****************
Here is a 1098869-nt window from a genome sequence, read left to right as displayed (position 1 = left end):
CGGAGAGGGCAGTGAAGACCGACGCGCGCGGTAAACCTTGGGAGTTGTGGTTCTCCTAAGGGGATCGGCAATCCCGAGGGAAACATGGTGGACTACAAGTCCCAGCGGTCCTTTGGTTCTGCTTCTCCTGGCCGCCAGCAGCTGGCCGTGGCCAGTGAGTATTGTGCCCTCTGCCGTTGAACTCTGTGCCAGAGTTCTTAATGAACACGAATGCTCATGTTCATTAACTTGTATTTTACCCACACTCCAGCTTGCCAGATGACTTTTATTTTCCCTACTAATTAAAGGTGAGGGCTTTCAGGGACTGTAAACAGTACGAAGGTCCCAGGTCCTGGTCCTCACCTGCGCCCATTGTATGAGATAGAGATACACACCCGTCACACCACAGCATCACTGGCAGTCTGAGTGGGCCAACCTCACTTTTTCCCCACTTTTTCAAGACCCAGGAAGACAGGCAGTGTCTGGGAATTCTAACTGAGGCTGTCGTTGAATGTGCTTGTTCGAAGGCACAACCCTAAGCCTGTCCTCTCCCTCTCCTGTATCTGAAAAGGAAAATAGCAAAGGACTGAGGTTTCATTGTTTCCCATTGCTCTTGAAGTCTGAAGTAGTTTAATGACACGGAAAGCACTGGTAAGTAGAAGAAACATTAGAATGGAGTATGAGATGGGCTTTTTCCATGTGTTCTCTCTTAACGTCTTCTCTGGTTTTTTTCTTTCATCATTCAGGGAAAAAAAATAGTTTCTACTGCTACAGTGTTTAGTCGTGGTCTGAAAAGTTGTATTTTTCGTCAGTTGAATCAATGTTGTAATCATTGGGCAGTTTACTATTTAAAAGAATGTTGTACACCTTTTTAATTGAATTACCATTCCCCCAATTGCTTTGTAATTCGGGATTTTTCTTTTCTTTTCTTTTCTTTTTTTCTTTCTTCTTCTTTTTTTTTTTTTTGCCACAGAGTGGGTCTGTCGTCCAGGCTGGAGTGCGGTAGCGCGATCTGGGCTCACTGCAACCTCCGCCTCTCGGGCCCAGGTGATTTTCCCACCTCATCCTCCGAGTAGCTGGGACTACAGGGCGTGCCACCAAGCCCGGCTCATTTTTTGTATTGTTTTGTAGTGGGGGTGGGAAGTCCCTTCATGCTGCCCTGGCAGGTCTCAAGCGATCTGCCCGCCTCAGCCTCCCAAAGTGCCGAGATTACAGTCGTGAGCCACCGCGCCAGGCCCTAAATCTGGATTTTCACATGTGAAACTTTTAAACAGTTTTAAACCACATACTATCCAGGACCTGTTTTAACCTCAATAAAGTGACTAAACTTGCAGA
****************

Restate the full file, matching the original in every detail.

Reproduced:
Here is a 1098869-nt window from a genome sequence, read left to right as displayed (position 1 = left end):
CGGAGAGGGCAGTGAAGACCGACGCGCGCGGTAAACCTTGGGAGTTGTGGTTCTCCTAAGGGGATCGGCAATCCCGAGGGAAACATGGTGGACTACAAGTCCCAGCGGTCCTTTGGTTCTGCTTCTCCTGGCCGCCAGCAGCTGGCCGTGGCCAGTGAGTATTGTGCCCTCTGCCGTTGAACTCTGTGCCAGAGTTCTTAATGAACACGAATGCTCATGTTCATTAACTTGTATTTTACCCACACTCCAGCTTGCCAGATGACTTTTATTTTCCCTACTAATTAAAGGTGAGGGCTTTCAGGGACTGTAAACAGTACGAAGGTCCCAGGTCCTGGTCCTCACCTGCGCCCATTGTATGAGATAGAGATACACACCCGTCACACCACAGCATCACTGGCAGTCTGAGTGGGCCAACCTCACTTTTTCCCCACTTTTTCAAGACCCAGGAAGACAGGCAGTGTCTGGGAATTCTAACTGAGGCTGTCGTTGAATGTGCTTGTTCGAAGGCACAACCCTAAGCCTGTCCTCTCCCTCTCCTGTATCTGAAAAGGAAAATAGCAAAGGACTGAGGTTTCATTGTTTCCCATTGCTCTTGAAGTCTGAAGTAGTTTAATGACACGGAAAGCACTGGTAAGTAGAAGAAACATTAGAATGGAGTATGAGATGGGCTTTTTCCATGTGTTCTCTCTTAACGTCTTCTCTGGTTTTTTTCTTTCATCATTCAGGGAAAAAAAATAGTTTCTACTGCTACAGTGTTTAGTCGTGGTCTGAAAAGTTGTATTTTTCGTCAGTTGAATCAATGTTGTAATCATTGGGCAGTTTACTATTTAAAAGAATGTTGTACACCTTTTTAATTGAATTACCATTCCCCCAATTGCTTTGTAATTCGGGATTTTTCTTTTCTTTTCTTTTCTTTTTTTCTTTCTTCTTCTTTTTTTTTTTTTTGCCACAGAGTGGGTCTGTCGTCCAGGCTGGAGTGCGGTAGCGCGATCTGGGCTCACTGCAACCTCCGCCTCTCGGGCCCAGGTGATTTTCCCACCTCATCCTCCGAGTAGCTGGGACTACAGGGCGTGCCACCAAGCCCGGCTCATTTTTTGTATTGTTTTGTAGTGGGGGTGGGAAGTCCCTTCATGCTGCCCTGGCAGGTCTCAAGCGATCTGCCCGCCTCAGCCTCCCAAAGTGCCGAGATTACAGTCGTGAGCCACCGCGCCAGGCCCTAAATCTGGATTTTCACATGTGAAACTTTTAAACAGTTTTAAACCACATACTATCCAGGACCTGTTTTAACCTCAATAAAGTGACTAAACTTGCAGA